Good evening and Merry Christmas to all!
Christmas Day has fast become a day when people go to the movies, and why not? We've done it. I mean, once the church is done, and the presents are done, and you've eaten everything you can possibly hold, why not head outside and be around people you AREN'T related to and DON'T make you crazy?
To that end, Christmas is a time when a lot of movies get released so that people who do want to escape the family fun have something to watch. This year we have a movie offering of Biblical proportions: Exodus: Gods and Kings.
After "Noah" last spring I admit, I was skeptical. Let's face it, "Noah" is hardly a Sunday School lesson. As a devout Christian that bothers me but as a person who likes to be entertained at the movies, I was entertained. Still, if you're using a book, any book, as source material, how about sticking to the book? That's been a gripe of mine for a long time. I mean, do movie studios just think, "Hey, we have a great book...let's change a bunch of stuff and make a semi crappy movie out of it."
Why bother using the book at all?
This is especially true with the Bible because, okay, if you were making a movie out of the Book of Mormon or the Quran or something, you'd try and get it right, right? But for some reason, since time forever, Hollywood has taken liberties with the Bible. It's annoying because believe me, the book is BETTER, especially the Old Testament where all kinds of good stuff went down. You just don't need embellishment, believe me. and the pressure is higher because so many Christians today are looking at movies like this and saying, "Yeah, great. What are those heathen Hollywood types going to screw up this time?"
This time around the director is Ridley Scott and I love Ridley Scott. And Christian Bale is Moses, and I love Christian Bale. So let's go see Exodus!
For those of you who aren't sure, the book of Exodus in the Bible is the history of the Children of Israel 400 years after Jacob moved the family from Canaan to Egypt to live under the protection of Joseph. 400 years later, things aren't so great because the Pharaoh no longer remembers his history, has no idea Joseph saved Egypt during a pretty decent famine, and so the Hebrews are now slaves building all sorts of big statues and buildings.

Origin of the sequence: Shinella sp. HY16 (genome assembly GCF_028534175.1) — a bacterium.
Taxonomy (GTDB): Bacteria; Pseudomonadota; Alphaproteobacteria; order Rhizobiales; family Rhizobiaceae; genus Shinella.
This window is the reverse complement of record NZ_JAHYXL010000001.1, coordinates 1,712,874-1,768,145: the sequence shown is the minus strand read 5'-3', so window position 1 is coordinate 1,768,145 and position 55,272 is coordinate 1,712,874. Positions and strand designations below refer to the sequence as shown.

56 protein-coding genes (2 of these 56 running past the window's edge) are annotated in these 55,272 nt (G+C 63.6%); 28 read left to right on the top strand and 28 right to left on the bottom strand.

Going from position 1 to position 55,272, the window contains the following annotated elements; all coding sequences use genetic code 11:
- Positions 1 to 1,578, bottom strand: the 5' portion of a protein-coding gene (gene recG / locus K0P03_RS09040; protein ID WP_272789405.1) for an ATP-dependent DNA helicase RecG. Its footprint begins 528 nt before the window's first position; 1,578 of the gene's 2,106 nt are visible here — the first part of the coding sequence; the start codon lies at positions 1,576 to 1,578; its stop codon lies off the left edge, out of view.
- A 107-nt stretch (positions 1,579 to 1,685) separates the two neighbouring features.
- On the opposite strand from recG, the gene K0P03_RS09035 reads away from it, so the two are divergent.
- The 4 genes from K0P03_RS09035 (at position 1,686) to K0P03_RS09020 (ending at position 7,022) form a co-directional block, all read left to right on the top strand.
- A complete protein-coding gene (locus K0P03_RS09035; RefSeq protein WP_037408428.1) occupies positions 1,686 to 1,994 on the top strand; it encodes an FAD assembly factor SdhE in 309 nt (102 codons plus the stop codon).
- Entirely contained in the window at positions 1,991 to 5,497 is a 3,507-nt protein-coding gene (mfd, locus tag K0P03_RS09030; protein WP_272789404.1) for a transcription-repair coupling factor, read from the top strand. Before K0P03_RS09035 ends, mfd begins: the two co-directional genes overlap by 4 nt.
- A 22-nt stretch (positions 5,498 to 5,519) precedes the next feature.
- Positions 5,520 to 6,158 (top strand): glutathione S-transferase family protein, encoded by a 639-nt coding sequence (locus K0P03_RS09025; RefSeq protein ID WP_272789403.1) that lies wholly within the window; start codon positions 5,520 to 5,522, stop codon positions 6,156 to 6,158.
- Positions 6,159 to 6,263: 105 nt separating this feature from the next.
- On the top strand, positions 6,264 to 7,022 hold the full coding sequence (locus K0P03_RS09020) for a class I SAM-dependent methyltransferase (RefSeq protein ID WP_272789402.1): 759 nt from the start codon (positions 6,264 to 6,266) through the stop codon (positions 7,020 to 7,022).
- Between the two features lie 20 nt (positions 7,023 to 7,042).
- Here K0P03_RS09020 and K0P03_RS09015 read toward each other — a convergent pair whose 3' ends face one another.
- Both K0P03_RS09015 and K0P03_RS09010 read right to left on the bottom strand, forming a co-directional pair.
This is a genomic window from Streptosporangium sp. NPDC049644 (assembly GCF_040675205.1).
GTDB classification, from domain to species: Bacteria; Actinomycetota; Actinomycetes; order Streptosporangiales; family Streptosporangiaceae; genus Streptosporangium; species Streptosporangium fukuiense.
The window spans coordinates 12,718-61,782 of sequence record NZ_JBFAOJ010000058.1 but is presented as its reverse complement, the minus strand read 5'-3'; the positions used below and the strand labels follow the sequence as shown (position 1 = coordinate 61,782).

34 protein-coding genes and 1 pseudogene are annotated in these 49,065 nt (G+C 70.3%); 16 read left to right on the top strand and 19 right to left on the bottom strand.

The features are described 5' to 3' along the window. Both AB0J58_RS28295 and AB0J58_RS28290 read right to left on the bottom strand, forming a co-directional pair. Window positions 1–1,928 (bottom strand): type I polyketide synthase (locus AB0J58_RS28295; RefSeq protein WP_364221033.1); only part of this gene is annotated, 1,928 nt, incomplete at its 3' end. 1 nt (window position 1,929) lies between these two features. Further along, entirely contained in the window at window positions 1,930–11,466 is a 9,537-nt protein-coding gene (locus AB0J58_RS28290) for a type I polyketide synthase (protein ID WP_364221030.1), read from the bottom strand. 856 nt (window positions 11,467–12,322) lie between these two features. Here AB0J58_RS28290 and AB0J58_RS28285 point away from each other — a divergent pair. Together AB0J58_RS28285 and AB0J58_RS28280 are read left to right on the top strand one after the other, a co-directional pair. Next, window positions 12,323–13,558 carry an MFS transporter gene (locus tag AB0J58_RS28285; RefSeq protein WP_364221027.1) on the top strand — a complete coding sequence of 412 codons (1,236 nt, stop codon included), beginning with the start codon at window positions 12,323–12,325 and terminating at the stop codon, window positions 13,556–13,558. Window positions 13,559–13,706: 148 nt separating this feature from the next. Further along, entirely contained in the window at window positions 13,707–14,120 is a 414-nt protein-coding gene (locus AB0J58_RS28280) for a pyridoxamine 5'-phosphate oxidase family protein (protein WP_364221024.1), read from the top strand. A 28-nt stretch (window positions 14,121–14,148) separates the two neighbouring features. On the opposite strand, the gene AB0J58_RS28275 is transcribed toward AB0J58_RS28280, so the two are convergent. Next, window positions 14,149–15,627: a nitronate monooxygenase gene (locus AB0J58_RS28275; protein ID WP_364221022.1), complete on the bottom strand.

Moses was born in a time when Pharaoh thought population control was a good idea for the Hebrews, so he made a law that said every male baby born to a Hebrew family had to be killed immediately. Moses' mother put Moses in a basket and sent him down the Nile where he was found by the daughter of Pharaoh, who raised Moses with the help of Moses' real mother who came to live in the palace as Moses' nanny.
There, I've caught you up.
The movie opens when Moses and Ramses are adults, brothers really. This is part of the history the Bible does not tell us, whether Moses and the future Pharaoh were brothers or enemies or what. It is commonly held that there was some rivalry, but that Moses was beloved of the old Pharaoh. Okay, anyway, in the movie Moses heads on down to where the Hebrews are working. Why he gets there is not important, neither in the Bible nor for the purposes of this review. He comes across Ben Kingsley. Yep, I have no idea who Ben plays, but he's there looking like, well like himself. And he reveals to Moses that he's Hebrew.
So far so good.
On his way out of the Hebrew camp, Moses kills an Egyptian, a fact that is explained well in the Bible, but not at all in the movie, and he goes home. Huh. Weird.